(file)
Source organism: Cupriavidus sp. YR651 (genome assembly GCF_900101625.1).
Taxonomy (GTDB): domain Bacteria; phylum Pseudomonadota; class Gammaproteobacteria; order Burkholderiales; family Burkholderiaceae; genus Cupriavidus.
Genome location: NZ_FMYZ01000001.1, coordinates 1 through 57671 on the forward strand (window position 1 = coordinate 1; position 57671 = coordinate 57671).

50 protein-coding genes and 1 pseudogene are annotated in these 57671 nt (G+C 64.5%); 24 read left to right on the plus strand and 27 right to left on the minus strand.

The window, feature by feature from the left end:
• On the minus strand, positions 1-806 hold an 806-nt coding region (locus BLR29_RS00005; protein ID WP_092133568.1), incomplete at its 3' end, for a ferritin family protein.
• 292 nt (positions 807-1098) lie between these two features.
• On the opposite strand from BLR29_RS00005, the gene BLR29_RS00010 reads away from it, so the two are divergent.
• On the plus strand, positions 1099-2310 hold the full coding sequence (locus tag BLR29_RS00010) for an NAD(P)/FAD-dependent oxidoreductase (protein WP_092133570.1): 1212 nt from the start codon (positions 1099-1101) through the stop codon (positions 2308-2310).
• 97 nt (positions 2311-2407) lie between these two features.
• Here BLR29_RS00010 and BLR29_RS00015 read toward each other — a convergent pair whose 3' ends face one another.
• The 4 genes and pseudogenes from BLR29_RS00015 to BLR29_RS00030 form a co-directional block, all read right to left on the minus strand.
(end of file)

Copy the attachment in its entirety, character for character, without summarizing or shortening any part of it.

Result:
Source organism: Cupriavidus sp. YR651 (genome assembly GCF_900101625.1).
Taxonomy (GTDB): domain Bacteria; phylum Pseudomonadota; class Gammaproteobacteria; order Burkholderiales; family Burkholderiaceae; genus Cupriavidus.
Genome location: NZ_FMYZ01000001.1, coordinates 1 through 57671 on the forward strand (window position 1 = coordinate 1; position 57671 = coordinate 57671).

50 protein-coding genes and 1 pseudogene are annotated in these 57671 nt (G+C 64.5%); 24 read left to right on the plus strand and 27 right to left on the minus strand.

The window, feature by feature from the left end:
• On the minus strand, positions 1-806 hold an 806-nt coding region (locus BLR29_RS00005; protein ID WP_092133568.1), incomplete at its 3' end, for a ferritin family protein.
• 292 nt (positions 807-1098) lie between these two features.
• On the opposite strand from BLR29_RS00005, the gene BLR29_RS00010 reads away from it, so the two are divergent.
• On the plus strand, positions 1099-2310 hold the full coding sequence (locus tag BLR29_RS00010) for an NAD(P)/FAD-dependent oxidoreductase (protein WP_092133570.1): 1212 nt from the start codon (positions 1099-1101) through the stop codon (positions 2308-2310).
• 97 nt (positions 2311-2407) lie between these two features.
• Here BLR29_RS00010 and BLR29_RS00015 read toward each other — a convergent pair whose 3' ends face one another.
• The 4 genes and pseudogenes from BLR29_RS00015 to BLR29_RS00030 form a co-directional block, all read right to left on the minus strand.